There is a difference between conviction and condemnation. When you feel convicted, it is because you have a strong belief about something and the incident or action that occurred goes against that belief. This is what causes you to feel bad after you have done something that you know was not right. There is nothing wrong with conviction. The issue comes, however, when you condemn yourself for doing something you feel is wrong. I like the definitions they give for condemnation on dictionary.com: to pronounce to be guilty, to sentence to punishment, to judge or pronounce to be unfit for use or service. Isn’t that what we do? I know for me, after I had those drinks I felt like I was a no-good filth meister and that the world was over. I thought that God would no longer get the glory from my life and that what everyone had just said about me at my party was no longer valid. This was so not the case and I’m sure that’s what the enemy wanted me to think. There is a difference between feeling bad for what you did and beating yourself up for doing it. Which leads me to my next point…
2. Give it to God and keep it moving.
I know that sounds a lot easier to say than to do…and it is. Instead of getting over the sin we committed and continuing on with our lives, we like to dwell on things and replay the incident until we beat ourselves to death with what we did. That is not what God wants for us. In His mind He is probably thinking, “Okay son/daughter, I know this got you down and threw you off track but we can’t stay here. I have more for you to do and you dwelling on this is taking away from what else I have for you.” This is not to make light of what has happened but the reality of the situation is that it happened, you can’t change it, God still loves you and forgives you, now lets progress. There is more for you beyond your mistake/setback and even though it feels tragic it is not the end of the world. When you do sin, go to God in prayer and ask for His forgiveness. First John 1:9 (NIV) says, “If we confess our sins, he is faithful and just and will forgive us our sins and purify us from all unrighteousness.” Give it to Him. If you need to cry (like I did) do so but after you do it, leave it where you left it and move forward. There is life beyond your mistake. Cheer up buttercup And lastly…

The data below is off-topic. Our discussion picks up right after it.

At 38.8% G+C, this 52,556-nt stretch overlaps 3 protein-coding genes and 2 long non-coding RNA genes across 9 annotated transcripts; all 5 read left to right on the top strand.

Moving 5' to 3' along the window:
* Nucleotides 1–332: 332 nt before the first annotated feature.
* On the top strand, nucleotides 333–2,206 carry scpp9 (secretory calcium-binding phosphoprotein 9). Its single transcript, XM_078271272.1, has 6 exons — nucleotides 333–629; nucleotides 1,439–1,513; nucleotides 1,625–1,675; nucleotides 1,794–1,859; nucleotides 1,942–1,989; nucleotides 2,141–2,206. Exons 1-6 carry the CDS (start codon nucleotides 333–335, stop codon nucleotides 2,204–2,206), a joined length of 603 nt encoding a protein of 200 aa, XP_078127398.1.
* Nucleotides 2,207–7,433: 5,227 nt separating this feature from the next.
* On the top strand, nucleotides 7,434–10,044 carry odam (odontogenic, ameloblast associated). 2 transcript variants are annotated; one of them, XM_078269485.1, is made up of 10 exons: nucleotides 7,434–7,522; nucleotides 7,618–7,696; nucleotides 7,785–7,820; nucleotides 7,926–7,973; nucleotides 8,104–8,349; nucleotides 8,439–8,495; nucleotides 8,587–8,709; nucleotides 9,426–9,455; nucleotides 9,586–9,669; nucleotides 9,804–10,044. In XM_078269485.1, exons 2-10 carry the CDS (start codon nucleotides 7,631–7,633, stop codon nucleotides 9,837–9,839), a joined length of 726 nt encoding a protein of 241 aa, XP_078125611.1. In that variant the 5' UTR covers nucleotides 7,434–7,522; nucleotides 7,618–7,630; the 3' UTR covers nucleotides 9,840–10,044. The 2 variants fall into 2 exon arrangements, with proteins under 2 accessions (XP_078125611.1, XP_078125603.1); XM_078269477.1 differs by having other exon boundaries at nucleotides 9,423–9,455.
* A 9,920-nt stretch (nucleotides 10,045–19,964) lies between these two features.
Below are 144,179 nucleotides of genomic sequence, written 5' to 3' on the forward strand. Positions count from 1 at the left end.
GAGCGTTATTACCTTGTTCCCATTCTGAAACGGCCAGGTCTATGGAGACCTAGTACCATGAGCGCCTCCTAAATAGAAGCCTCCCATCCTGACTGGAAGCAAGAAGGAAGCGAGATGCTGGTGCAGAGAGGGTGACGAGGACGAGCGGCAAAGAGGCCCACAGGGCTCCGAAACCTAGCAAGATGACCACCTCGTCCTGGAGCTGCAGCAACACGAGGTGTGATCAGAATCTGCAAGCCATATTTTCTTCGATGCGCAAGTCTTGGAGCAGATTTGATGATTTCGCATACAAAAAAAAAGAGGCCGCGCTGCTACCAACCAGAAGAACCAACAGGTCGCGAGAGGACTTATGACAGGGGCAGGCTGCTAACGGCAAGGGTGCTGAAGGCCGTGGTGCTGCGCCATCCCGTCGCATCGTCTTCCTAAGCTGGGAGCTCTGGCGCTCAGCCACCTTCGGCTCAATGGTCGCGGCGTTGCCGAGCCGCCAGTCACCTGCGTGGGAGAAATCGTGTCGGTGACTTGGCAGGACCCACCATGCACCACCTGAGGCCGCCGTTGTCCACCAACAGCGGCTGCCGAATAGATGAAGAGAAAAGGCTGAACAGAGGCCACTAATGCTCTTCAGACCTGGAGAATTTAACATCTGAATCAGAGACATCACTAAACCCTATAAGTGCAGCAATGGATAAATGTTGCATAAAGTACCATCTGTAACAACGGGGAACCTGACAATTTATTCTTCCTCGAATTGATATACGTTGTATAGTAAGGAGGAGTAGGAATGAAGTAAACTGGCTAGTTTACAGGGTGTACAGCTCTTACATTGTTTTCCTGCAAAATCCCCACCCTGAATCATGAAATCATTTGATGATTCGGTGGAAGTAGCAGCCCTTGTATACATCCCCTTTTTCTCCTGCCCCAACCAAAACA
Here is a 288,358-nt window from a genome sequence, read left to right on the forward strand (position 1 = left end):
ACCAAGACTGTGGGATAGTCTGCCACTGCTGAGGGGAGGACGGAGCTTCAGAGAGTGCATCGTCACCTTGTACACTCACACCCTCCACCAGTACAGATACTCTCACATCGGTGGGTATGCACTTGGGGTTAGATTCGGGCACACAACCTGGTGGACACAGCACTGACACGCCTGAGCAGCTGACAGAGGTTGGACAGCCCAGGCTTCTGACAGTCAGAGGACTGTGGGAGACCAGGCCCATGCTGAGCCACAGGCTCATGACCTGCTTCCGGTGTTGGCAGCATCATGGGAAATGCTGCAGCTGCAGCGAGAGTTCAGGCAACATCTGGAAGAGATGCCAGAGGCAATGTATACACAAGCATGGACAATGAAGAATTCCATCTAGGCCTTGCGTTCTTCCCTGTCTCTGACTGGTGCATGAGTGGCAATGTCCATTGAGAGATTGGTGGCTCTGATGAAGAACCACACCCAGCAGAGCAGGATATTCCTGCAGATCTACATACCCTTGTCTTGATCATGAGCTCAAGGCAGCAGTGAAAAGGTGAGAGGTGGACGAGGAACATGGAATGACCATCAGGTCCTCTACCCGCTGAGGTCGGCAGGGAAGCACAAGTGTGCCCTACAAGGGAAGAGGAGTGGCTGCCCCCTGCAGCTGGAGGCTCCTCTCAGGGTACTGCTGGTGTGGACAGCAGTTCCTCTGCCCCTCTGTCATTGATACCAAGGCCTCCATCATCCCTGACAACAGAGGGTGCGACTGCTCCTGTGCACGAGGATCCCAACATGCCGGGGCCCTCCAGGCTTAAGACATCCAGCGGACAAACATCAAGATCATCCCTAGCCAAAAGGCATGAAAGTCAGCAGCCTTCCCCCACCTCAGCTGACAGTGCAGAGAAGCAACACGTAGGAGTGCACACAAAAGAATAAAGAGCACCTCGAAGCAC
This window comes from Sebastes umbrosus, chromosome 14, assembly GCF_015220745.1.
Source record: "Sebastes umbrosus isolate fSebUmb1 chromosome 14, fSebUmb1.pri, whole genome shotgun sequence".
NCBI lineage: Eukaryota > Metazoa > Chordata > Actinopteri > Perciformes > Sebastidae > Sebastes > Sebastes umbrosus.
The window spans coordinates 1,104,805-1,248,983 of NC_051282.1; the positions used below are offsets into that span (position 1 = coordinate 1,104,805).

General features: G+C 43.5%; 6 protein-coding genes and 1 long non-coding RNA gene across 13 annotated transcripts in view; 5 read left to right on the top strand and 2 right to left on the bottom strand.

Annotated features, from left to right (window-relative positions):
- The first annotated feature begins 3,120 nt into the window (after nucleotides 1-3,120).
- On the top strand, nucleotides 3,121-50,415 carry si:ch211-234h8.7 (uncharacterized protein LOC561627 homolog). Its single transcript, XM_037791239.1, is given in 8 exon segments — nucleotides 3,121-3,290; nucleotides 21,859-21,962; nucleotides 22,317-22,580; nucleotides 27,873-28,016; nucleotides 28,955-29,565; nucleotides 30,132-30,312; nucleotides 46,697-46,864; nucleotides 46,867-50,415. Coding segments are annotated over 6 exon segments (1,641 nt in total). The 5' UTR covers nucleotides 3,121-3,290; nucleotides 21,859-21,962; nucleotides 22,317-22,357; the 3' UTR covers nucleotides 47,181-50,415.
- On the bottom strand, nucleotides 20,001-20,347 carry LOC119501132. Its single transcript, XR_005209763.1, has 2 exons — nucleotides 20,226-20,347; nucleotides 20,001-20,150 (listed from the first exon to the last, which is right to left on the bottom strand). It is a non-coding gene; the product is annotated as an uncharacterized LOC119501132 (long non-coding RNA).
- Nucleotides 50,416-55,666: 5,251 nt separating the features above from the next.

3. Tell somebody.
After giving it to God be sure to share with somebody what has happened, preferably an accountability partner or someone that you trust who won’t judge you or make you feel worse than you already do. I know a lot of times when we do something that we shouldn’t we want to keep it to ourselves but I highly recommend not doing so. Telling someone is not only freeing but beneficial in that you’re no longer holding in some “deep dark secret” and the person helps to lighten the burden that you are carrying. They don’t condone the behavior but they don’t condemn you either. They can provide good advice, a listening ear, and even pray for you. They are the support you need when you can’t support yourself. (that sounds so cheesy but you know what I mean…LOL)
Messing up sucks…like, really sucks but it is not the end. Your one mistake doesn’t change who you are nor who you’ve been or who you’re going to be. It doesn’t stop what God can and will do in your life. You’re not useless because you made a mistake. Cry if you need to, give it to God, ask for forgiveness, learn from it and progress.
The Lord is compassionate and gracious, slow to anger, abounding in love. He will not always accuse, nor will he harbor his anger forever; he does not treat us as our sins deserve or repay us according to our iniquities. For as high as the heavens are above the earth, so great is his love for those who fear him; as far as the east is from the west, so far has he removed our transgressions from us.